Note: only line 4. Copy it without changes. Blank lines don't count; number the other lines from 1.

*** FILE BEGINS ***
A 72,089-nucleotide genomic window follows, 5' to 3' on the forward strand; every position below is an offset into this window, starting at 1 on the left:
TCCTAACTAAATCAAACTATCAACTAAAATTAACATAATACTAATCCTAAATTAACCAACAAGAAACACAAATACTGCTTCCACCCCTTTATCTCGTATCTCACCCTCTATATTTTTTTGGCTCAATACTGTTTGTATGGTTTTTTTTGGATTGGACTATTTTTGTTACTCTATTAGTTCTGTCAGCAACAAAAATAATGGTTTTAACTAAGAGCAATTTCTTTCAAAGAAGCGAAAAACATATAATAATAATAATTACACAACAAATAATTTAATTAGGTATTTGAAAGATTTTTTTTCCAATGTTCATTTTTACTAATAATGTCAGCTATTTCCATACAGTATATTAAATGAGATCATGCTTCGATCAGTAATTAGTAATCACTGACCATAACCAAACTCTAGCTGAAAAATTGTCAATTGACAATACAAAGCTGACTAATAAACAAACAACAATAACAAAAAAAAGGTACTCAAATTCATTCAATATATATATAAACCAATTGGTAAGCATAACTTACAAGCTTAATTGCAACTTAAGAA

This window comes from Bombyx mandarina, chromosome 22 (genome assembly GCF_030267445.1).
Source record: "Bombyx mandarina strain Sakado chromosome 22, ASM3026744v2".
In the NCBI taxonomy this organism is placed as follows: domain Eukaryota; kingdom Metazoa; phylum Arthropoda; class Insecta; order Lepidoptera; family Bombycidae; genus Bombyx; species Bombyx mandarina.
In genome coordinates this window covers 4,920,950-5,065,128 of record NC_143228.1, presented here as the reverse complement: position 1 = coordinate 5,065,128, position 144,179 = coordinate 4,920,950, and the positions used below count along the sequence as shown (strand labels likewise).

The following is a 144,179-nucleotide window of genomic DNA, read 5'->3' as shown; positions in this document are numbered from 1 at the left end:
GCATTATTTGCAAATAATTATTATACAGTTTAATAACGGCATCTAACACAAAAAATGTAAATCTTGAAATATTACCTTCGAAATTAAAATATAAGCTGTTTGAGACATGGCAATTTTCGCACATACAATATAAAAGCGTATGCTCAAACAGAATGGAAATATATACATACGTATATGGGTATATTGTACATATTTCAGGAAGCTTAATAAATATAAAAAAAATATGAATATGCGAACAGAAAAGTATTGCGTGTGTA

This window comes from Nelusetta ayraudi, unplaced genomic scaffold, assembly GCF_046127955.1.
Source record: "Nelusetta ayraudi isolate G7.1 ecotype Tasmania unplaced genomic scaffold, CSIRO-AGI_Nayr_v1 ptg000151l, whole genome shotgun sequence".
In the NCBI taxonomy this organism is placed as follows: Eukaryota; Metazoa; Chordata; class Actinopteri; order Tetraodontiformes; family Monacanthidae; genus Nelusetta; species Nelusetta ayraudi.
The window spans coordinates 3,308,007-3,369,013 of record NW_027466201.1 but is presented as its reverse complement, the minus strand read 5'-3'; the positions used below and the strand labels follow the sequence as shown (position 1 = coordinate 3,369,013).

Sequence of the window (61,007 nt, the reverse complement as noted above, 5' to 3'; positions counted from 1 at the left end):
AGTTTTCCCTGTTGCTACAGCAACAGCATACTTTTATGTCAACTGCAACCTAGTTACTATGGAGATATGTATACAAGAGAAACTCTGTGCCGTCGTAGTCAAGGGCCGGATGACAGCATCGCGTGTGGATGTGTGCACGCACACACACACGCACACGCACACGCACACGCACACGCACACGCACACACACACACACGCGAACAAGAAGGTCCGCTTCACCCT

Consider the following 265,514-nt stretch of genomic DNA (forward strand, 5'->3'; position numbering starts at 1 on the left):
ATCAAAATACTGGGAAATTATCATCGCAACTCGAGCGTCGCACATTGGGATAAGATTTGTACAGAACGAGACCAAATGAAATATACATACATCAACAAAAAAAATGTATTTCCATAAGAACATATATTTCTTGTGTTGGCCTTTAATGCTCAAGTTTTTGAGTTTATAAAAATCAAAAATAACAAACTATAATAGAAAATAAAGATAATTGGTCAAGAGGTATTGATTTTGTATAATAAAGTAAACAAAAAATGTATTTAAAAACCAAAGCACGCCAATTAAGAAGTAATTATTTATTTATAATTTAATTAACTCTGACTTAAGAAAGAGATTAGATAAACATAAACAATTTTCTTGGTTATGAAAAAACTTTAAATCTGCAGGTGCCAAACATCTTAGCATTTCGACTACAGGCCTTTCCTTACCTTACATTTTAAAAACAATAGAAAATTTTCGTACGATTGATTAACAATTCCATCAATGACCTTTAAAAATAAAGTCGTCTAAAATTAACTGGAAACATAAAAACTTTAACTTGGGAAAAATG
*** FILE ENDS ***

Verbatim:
Source record: "Bombyx mandarina strain Sakado chromosome 22, ASM3026744v2".